-Show an interest in your child’s social life, beyond just disciplinary issues. Offer to drive them places. Volunteer to take help with things they need or want help with. Invite friends to do special activities. As much as your child is comfortable, take part in their life.
-Don’t force yours agenda or try to control the event (beyond expecting safe and reasonable behavior). Be willing to take a “behind the scenes” role. Teenagers like you to take them shopping, cook for them, help with homework, listen to them play (even if your don’t like the music they play) and watch their performances or games. They do not like you to make a spectacle of yourself waving, shouting or calling reminders.
-Encourage your child to journal. This is not like keeping a diary of events. This is a place to share inmost feelings and thoughts.
-Monitor the online Facebook and online interaction. There is too much vulnerability and access to privacy with these sites, especially for children with emotional issues.
-Treat an eating disorder just as you would any other illness. Nurture. Comfort. Support.
-Like any illness, your child may use it to their advantage. This is normal; when you live with a chronic condition, it wears you down and sometimes you feel resentful. Adults do this too; I know very few cheerful martyrs. Don’t buy into ED guilt trips or power plays. Just accept the angry feelings as part of the process.
-Be honest with your child. This is a very self-absorbed disease. Don’t let them control you or the family with their illness. (I.e.. ‘if you don’t do this, I’ll puke!’ ). Remind them of your expectations and let them make their own choices.
-Provide lots of healthy, nourishing tasty food choices. I cook very mindfully, now that I have to consider that my meals may go down the toilet. Our daughter knows that I read food labels and am conscious of health concerns. If she indulges, she is less likely to purge if she knows how I made it and what’s in it.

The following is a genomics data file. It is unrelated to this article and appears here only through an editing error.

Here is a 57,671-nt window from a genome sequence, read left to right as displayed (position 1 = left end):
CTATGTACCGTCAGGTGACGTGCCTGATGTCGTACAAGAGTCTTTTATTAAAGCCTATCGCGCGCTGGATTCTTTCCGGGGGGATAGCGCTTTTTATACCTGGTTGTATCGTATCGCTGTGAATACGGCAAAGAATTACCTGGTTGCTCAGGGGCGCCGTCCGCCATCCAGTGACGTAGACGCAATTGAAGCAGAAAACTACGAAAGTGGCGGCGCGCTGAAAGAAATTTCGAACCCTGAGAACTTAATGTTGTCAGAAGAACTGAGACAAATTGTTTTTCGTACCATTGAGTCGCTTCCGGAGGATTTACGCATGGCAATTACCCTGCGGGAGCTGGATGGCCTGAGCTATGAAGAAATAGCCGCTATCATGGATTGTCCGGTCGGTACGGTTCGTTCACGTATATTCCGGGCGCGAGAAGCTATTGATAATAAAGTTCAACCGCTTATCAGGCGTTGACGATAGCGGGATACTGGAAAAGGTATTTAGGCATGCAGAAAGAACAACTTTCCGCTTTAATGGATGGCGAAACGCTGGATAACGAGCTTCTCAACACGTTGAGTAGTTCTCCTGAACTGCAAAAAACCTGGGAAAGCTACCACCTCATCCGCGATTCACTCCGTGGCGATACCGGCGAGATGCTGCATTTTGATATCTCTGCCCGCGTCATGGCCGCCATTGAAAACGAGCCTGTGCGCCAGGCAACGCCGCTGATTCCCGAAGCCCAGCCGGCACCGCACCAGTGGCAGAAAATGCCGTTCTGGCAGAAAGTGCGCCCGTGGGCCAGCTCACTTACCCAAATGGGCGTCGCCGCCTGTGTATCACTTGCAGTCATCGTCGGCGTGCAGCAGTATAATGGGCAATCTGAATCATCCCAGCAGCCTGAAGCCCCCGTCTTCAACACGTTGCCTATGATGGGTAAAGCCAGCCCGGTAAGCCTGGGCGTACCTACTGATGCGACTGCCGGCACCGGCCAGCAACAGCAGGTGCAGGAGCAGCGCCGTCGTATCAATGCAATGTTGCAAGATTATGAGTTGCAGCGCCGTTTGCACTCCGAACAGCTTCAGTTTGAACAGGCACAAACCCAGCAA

-If your child requests certain diet food, be willing to give it a try. You don’t have to be a slave to her whims, and a lot of diet foods are expensive. But you can reasonably agree to try a few Lean Cuisines, Boca burgers or Weight Watchers Ice Cream bars when they go on sale. If she feels that she has some control over her food intake and choices, this can prevent the need to starve or purge.
-Teach your child to cook. Again, they are less likely to avoid eating if they have been involved in the preparation.
-Eating in front of people is often uncomfortable for someone with an eating disorder. You can negotiate this problem by asking that they eat with the family, but not reacting when they do leave the table. It may not be the best manners, but you have to choose your battles.
-Squirreling food is common practice for ED kids. They will hide food in their rooms. This serves two functions. It allows them to binge and purge in secret. It also gives them a sense of control over the rest of the family. I do not allow this practice. It’s unfair to the rest of the family (they will often squirrel all of the granola bars, cookies, etc.). And it enables secretive eating. I don’t over-react (well, not anymore). I just remove the food and say that food needs to be kept in the kitchen.
-Skip the ‘clean plate club’ mentality. When the kids are under 12, my rule is that to get dessert, they must eat all their meal. Fruit is not a dessert. I serve user-friendly portions (quite small). I ask them to take one bite of a new food. I allow them to say ‘no thanks’ to one menu item after they have tried it one time, but not the whole menu. After 12, I don’t tell them how to eat. I let them make their own choices. I plan the dinner menu, but I make what everyone likes. All four of our children are active, slim, healthy and very good eaters.
-Tell others, especially your extended family how you want and don’t want the issue addressed. Many people still think of an eating disorder as behavioral or attention-seeking. It is a compulsion like drinking, drug use and smoking, only it is less invasive to others than those addictions.
It isn’t anyone’s place to tell your child how to eat. Not family, grandparents, siblings, friends or outsiders. They should not be allowed to question, mock and humiliate. When some guy said to our daughter, “You can’t have an eating disorder, you’re not that skinny!’ I almost tore his tongue out of his mouth!
I’ll conclude with a statement I heard an eating disordered man make. It helps me understand the ED dilemma. He said, “It is easier for the alcoholic to quit drinking than the person with an eating disorder. The alcoholic can avoid alcohol for the rest of his life, but you can’t escape eating and food. Think how difficult it would be for the alcoholic to quit if he had to drink three swallows of whiskey everyday to survive. It’s like having an intolerance to breathing air.”